There are many classifications used to describe a tire’s ability to maintain air pressure and carry weight. One of those is load range, which is represented by a letter (B, C, D, E, etc.); this shows you the durability of the tire, how much air it can hold, and how much weight it can safely carry.
The higher the load range, the heavier loads the tire can carry. You also have to consider the speeds. Some tires are rated for a max speed of 65 MPH. If you exceed this speed, you risk blowing a tire. Then, there are load range E tires designed for long-distance travels with a good amount of cargo.
The next factor to consider is load carrying capacity, which you need to pay special attention to if you plan on hauling/towing.
Gross axle weight rating (GAWR) is another thing to consider. This is max allowable weight you can place on a single axle, which you can find on the label inside the door frame near the door latch. The total load on each axle should never exceed the GAWR, which includes your vehicle’s weight, passenger weight, cargo weight and tongue weight. Keep in mind, trailers have their own separate GAWR.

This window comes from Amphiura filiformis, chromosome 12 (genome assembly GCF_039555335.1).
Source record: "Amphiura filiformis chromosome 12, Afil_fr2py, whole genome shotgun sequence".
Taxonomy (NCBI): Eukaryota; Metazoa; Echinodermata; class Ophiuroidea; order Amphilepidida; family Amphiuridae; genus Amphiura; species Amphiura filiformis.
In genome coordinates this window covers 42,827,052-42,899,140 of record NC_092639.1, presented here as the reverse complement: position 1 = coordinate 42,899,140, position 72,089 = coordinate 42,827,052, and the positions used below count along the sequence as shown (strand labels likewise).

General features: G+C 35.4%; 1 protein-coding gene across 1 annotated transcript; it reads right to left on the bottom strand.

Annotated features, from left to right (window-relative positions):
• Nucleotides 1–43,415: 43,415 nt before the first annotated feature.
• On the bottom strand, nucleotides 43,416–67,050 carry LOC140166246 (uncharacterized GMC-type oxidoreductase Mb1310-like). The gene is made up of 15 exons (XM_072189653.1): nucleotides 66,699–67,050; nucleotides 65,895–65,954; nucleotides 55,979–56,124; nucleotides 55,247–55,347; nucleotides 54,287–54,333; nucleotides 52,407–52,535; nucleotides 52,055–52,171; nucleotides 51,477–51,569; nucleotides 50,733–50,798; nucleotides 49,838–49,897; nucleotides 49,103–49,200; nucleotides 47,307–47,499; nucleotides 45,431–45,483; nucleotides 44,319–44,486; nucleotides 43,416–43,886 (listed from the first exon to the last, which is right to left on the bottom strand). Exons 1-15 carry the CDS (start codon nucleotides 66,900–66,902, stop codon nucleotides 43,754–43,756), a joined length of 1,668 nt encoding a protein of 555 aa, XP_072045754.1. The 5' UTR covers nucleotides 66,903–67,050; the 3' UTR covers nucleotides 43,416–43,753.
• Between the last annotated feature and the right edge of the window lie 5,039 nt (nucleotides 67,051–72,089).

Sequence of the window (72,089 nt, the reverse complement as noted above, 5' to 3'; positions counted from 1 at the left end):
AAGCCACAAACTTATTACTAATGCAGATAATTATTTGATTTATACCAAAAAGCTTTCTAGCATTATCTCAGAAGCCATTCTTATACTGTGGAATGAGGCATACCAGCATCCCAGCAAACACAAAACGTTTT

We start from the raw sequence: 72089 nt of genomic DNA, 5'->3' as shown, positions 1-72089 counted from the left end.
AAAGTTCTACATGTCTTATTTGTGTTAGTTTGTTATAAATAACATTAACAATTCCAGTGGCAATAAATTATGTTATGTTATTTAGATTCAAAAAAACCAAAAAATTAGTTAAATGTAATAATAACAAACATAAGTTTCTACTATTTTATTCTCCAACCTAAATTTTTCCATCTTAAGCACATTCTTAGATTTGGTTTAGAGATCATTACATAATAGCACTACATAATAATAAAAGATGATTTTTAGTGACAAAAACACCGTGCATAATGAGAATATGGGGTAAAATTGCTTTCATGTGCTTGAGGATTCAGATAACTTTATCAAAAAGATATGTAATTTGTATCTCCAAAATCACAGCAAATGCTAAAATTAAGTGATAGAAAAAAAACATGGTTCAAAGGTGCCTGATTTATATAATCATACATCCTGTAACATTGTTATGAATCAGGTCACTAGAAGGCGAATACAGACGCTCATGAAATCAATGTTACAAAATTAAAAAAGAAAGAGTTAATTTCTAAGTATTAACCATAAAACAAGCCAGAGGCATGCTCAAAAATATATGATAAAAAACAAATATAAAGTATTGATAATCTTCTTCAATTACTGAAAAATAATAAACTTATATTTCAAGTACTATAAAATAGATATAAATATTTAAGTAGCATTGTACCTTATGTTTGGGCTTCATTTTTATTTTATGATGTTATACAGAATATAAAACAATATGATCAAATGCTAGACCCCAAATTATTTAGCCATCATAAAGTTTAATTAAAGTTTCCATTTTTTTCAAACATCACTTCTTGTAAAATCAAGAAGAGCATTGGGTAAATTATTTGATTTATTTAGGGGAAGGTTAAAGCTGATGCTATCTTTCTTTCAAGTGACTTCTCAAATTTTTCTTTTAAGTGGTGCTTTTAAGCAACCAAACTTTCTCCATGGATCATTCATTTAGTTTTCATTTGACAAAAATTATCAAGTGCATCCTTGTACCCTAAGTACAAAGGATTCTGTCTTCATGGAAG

For your tow vehicle, you need to ensure a smooth ride and good traction. Look for tires featuring a soft sidewall that flexes under normal driving conditions, with excellent traction to easily handle acceleration, turning and braking. Passenger (P) tires provide the most comfort while driving and are more fuel efficient, LT (Light Truck) tires are better for heavy towing with more tread depth, with a heavier duty design for higher inflation pressures.
Trailer tires don’t need to have a flexible sidewall, as load range and inflation pressure are more critical. In fact, when you have sidewall flexing on trailer tires, this can cause increased trailer sway.
You may want to consider ST (Special Trailer) tires for your trailer because they have engineered designs for heavier loads and higher inflation pressures, with stiff sidewalls to reduce trailer sway.
You must consider all of these factors when towing to make sure you have a safe trip. Tires are a major factor in all this, and you should take the time to find the right ones for your towing needs. Once you do, you’ll have to inspect them regularly for air loss, irregular wear and tear, sidewall cracks, and other signs of damage.
Trailer tires never last as long as you want them to. Realistically, you will probably have to replace them every two to three years.
Blowing a tire while driving is no picnic, but blowing a tire when you’re towing is even scarier and more frustrating. It also puts you, your passengers, and other motorists at risk. Have a plan in place in case this happens!
Contact I&I Tires
If you blow a tire, either on your truck, trailer or RV, call our mobile tire service in Smyrna GA at 404-907-1493.